Let’s talk about cloud native vs. cloud ready

Suppose you have decided that you want to move a certain application to the cloud, how do you ensure that you do not become too dependent on the cloud supplier? That depends on the extent to which your application is cloud agnostic. In this article, we explain the differences between cloud native and cloud agnostic

It's not so easy to determine whether a certain application is ready for the cloud. It depends, on various things, such as, if you have a good migration plan and whether your applications can make optimal use of the scalability of the cloud. Having a migration plan also means that you have to think about moving the data integration layer, to let the cloud applications communicate with the systems elsewhere in your organization.

Often you only find out during the migration process that a certain functionality does not work well. Perhaps a solution can then be selected via the dashboard of the cloud console. But what if as an organization you decide to switch to another cloud provider?



If you use features in your cloud application that specifically only work on one specific cloud, you limit yourself and can no longer easily switch to another cloud provider. You do have an advantage, if you work with cloud agnostic applications. Cloud agnostic means that an application works no matter which cloud platform is used. So it should work just as easy, for example, Google Cloud as it does on AWS. If, on the other hand, you use an application or code that only works on one specific cloud environment, such as Azure, then we are talking about cloud native.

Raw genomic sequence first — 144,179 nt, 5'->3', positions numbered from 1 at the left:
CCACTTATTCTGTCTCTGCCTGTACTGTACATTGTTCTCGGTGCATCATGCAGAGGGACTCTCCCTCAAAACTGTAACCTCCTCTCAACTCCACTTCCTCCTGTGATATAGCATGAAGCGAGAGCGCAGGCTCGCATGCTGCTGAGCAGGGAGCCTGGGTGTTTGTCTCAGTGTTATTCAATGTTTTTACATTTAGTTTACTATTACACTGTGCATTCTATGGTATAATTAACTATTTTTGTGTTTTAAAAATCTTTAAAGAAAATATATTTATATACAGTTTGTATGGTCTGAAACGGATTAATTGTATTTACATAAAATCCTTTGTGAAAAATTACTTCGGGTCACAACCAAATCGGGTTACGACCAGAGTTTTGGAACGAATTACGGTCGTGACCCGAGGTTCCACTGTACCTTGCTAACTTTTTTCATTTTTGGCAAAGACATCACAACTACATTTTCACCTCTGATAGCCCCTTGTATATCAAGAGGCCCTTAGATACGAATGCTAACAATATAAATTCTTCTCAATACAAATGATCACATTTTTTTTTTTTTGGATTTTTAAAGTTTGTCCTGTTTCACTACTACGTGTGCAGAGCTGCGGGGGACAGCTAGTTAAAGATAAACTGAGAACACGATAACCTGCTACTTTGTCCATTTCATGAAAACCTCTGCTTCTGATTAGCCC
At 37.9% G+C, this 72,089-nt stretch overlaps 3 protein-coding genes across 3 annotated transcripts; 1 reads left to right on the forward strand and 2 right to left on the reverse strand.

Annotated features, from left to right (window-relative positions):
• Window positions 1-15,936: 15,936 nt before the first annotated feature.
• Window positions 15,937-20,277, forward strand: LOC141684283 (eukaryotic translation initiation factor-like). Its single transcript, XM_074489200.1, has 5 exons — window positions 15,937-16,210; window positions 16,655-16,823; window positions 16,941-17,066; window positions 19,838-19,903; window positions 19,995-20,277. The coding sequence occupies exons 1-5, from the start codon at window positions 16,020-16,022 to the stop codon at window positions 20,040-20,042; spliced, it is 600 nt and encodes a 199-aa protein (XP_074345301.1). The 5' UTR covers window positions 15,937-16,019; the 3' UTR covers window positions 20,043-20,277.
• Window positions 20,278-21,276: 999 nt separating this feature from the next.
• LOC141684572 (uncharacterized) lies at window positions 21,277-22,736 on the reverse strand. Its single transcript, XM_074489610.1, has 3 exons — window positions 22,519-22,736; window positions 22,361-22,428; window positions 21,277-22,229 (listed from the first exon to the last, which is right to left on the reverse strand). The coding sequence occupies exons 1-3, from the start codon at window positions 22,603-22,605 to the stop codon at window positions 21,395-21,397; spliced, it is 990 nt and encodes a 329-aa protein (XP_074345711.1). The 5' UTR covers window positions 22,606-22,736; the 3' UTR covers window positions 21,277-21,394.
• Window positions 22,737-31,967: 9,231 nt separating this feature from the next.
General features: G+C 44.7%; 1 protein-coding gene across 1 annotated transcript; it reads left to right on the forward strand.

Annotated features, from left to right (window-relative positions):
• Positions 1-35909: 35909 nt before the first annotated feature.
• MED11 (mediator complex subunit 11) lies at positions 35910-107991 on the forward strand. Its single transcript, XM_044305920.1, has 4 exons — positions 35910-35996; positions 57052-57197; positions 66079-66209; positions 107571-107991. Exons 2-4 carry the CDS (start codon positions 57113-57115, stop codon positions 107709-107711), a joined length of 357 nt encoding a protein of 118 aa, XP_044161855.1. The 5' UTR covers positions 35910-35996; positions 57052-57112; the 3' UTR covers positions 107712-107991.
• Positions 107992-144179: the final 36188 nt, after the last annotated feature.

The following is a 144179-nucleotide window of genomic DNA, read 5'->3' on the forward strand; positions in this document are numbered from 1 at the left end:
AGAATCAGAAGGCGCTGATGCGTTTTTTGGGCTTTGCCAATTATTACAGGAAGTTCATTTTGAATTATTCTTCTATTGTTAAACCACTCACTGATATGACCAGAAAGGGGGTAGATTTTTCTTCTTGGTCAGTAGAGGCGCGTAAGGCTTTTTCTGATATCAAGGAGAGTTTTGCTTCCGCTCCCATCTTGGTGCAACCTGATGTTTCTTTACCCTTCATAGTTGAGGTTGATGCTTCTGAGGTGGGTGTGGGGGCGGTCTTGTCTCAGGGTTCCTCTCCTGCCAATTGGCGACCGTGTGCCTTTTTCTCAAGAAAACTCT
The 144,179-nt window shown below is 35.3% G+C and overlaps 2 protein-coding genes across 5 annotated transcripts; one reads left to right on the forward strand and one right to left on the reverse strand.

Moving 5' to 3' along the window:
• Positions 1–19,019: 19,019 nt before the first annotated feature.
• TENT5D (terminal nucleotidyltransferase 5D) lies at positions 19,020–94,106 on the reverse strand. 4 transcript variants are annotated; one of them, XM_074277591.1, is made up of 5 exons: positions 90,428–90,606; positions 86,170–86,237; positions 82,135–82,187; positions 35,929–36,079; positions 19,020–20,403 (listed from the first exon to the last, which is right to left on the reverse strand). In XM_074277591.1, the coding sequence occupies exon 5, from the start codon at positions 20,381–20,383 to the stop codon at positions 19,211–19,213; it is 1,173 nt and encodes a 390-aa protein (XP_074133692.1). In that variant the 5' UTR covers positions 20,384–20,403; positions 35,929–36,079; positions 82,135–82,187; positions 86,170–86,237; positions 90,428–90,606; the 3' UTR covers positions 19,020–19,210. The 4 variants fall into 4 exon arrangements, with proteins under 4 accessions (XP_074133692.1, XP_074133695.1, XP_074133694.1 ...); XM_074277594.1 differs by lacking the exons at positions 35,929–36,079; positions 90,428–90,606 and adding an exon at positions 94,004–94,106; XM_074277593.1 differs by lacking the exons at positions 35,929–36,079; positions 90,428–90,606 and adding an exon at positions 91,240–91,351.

Cloud agnostic applications offer you more flexibility than cloud native applications. If you are not tied to a particular cloud platform, it also becomes easier to scale up or down, for example by distributing the application over multiple instances.

In addition, if you have cloud agnostic, you have the option to use applications or scripts developed specifically for you, that can run anywhere, such as open-source applications. An open-source data integration platform can then ensure a smooth connection between the cloud application and other (on-premises) systems. With cloud agnostic, it is also easier to outsource the development of new applications or use other data integration tools.



Legally, the acquisition was in the cards and jars– but in the field of system integration, the adventure only started then. Jeroen Jansen van Rosendaal, from WeAreFrank! closely involved in the system integration, takes us through this extensive case study project

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Succesful system integration after large acquisition!

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